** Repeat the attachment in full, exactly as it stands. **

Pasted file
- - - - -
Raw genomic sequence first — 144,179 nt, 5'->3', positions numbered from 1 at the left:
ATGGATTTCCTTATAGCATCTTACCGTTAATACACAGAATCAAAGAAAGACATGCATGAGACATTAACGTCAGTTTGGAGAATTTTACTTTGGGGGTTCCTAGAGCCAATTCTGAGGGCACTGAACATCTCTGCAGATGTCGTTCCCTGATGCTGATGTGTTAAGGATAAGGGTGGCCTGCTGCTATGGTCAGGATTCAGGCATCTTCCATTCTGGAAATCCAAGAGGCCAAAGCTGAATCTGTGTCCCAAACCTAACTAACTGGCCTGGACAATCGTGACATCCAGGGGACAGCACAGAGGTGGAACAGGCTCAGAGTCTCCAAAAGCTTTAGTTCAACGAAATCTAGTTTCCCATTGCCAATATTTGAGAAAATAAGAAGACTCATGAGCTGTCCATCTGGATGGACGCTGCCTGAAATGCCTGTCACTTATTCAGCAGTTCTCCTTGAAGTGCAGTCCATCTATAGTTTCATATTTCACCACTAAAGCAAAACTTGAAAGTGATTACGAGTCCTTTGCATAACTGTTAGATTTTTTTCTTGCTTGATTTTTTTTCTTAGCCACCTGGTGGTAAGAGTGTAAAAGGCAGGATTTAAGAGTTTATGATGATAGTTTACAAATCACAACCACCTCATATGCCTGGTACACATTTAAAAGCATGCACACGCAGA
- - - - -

Raw genomic sequence first — 144,179 nt, 5'->3', positions numbered from 1 at the left:
ATGGATTTCCTTATAGCATCTTACCGTTAATACACAGAATCAAAGAAAGACATGCATGAGACATTAACGTCAGTTTGGAGAATTTTACTTTGGGGGTTCCTAGAGCCAATTCTGAGGGCACTGAACATCTCTGCAGATGTCGTTCCCTGATGCTGATGTGTTAAGGATAAGGGTGGCCTGCTGCTATGGTCAGGATTCAGGCATCTTCCATTCTGGAAATCCAAGAGGCCAAAGCTGAATCTGTGTCCCAAACCTAACTAACTGGCCTGGACAATCGTGACATCCAGGGGACAGCACAGAGGTGGAACAGGCTCAGAGTCTCCAAAAGCTTTAGTTCAACGAAATCTAGTTTCCCATTGCCAATATTTGAGAAAATAAGAAGACTCATGAGCTGTCCATCTGGATGGACGCTGCCTGAAATGCCTGTCACTTATTCAGCAGTTCTCCTTGAAGTGCAGTCCATCTATAGTTTCATATTTCACCACTAAAGCAAAACTTGAAAGTGATTACGAGTCCTTTGCATAACTGTTAGATTTTTTTCTTGCTTGATTTTTTTTCTTAGCCACCTGGTGGTAAGAGTGTAAAAGGCAGGATTTAAGAGTTTATGATGATAGTTTACAAATCACAACCACCTCATATGCCTGGTACACATTTAAAAGCATGCACACGCAGA